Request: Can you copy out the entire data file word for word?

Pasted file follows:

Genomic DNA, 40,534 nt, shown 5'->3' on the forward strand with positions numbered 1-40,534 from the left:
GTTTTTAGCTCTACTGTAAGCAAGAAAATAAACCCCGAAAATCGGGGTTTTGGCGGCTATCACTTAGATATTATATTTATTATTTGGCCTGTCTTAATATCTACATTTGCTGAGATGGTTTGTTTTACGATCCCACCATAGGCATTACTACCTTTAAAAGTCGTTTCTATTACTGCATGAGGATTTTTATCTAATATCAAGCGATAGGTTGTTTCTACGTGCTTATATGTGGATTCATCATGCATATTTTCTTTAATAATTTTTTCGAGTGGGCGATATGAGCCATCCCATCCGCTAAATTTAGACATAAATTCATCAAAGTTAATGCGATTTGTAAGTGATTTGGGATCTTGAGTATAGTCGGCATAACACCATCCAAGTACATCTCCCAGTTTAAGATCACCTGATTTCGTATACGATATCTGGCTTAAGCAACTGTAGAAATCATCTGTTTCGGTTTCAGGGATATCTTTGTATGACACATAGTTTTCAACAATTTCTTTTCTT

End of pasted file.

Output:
Genomic DNA, 40,534 nt, shown 5'->3' on the forward strand with positions numbered 1-40,534 from the left:
GTTTTTAGCTCTACTGTAAGCAAGAAAATAAACCCCGAAAATCGGGGTTTTGGCGGCTATCACTTAGATATTATATTTATTATTTGGCCTGTCTTAATATCTACATTTGCTGAGATGGTTTGTTTTACGATCCCACCATAGGCATTACTACCTTTAAAAGTCGTTTCTATTACTGCATGAGGATTTTTATCTAATATCAAGCGATAGGTTGTTTCTACGTGCTTATATGTGGATTCATCATGCATATTTTCTTTAATAATTTTTTCGAGTGGGCGATATGAGCCATCCCATCCGCTAAATTTAGACATAAATTCATCAAAGTTAATGCGATTTGTAAGTGATTTGGGATCTTGAGTATAGTCGGCATAACACCATCCAAGTACATCTCCCAGTTTAAGATCACCTGATTTCGTATACGATATCTGGCTTAAGCAACTGTAGAAATCATCTGTTTCGGTTTCAGGGATATCTTTGTATGACACATAGTTTTCAACAATTTCTTTTCTT